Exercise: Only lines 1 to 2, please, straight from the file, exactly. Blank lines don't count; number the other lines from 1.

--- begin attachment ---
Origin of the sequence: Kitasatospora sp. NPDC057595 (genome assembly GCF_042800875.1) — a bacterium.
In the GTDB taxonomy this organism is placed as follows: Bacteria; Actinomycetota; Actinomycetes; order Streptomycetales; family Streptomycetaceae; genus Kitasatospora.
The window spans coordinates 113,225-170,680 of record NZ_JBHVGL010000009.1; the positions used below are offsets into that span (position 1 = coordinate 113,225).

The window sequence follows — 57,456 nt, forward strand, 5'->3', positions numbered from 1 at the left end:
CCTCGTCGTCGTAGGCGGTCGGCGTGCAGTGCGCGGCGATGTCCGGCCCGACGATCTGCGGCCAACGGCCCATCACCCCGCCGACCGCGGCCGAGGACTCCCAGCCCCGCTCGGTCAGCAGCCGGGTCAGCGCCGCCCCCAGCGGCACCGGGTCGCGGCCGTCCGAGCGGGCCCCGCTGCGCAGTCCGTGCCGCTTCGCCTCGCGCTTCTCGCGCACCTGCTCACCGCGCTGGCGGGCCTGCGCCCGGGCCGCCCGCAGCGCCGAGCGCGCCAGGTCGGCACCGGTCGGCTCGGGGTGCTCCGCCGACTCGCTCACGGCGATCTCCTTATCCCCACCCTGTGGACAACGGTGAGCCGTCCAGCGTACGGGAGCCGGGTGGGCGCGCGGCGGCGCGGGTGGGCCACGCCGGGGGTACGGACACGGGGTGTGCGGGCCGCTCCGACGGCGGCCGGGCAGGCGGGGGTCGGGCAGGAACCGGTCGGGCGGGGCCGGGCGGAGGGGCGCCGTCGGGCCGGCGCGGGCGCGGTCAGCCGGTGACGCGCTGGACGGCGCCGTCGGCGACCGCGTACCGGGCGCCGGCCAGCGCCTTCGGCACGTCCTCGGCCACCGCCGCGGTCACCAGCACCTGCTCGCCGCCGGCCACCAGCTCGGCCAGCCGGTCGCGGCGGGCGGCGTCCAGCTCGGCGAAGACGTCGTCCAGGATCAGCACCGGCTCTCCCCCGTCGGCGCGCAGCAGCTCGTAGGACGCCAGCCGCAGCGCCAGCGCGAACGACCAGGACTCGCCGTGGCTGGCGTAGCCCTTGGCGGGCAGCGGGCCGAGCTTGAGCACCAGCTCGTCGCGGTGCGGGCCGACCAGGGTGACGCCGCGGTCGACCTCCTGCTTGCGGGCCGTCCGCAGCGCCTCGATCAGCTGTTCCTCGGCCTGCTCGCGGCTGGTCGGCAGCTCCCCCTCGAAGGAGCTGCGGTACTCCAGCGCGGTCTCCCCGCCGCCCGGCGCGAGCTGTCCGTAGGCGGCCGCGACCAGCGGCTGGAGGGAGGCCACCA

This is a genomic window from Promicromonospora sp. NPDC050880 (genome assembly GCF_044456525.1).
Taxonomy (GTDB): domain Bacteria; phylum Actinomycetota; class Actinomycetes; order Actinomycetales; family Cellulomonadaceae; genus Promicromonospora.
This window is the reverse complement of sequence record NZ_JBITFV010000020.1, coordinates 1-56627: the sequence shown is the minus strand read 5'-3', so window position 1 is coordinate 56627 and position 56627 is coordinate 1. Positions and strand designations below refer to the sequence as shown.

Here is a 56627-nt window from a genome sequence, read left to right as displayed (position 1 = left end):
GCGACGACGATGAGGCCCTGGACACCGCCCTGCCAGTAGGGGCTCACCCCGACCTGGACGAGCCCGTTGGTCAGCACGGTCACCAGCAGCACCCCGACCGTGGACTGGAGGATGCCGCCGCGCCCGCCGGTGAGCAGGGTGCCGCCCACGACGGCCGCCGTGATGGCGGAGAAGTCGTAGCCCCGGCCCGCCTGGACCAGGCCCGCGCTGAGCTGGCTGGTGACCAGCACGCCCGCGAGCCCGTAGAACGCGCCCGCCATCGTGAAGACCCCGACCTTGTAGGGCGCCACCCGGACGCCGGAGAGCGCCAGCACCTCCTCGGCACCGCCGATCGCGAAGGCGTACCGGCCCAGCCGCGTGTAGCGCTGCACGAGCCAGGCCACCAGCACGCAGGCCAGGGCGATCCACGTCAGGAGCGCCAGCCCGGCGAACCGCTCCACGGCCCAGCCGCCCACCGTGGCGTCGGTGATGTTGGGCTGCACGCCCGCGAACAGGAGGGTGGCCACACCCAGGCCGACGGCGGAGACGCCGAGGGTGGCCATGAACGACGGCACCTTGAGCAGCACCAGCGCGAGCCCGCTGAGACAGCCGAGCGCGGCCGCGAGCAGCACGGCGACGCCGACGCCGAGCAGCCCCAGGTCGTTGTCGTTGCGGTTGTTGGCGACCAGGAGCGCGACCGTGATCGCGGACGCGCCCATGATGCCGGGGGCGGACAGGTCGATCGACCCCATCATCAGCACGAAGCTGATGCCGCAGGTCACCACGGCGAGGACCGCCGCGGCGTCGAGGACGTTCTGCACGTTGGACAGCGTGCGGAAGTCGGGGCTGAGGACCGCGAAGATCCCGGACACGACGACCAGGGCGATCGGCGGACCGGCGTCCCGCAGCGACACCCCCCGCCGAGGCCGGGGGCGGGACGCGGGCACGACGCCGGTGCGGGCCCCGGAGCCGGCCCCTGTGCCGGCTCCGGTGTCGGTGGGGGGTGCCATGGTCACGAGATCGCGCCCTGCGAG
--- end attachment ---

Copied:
Origin of the sequence: Kitasatospora sp. NPDC057595 (genome assembly GCF_042800875.1) — a bacterium.
In the GTDB taxonomy this organism is placed as follows: Bacteria; Actinomycetota; Actinomycetes; order Streptomycetales; family Streptomycetaceae; genus Kitasatospora.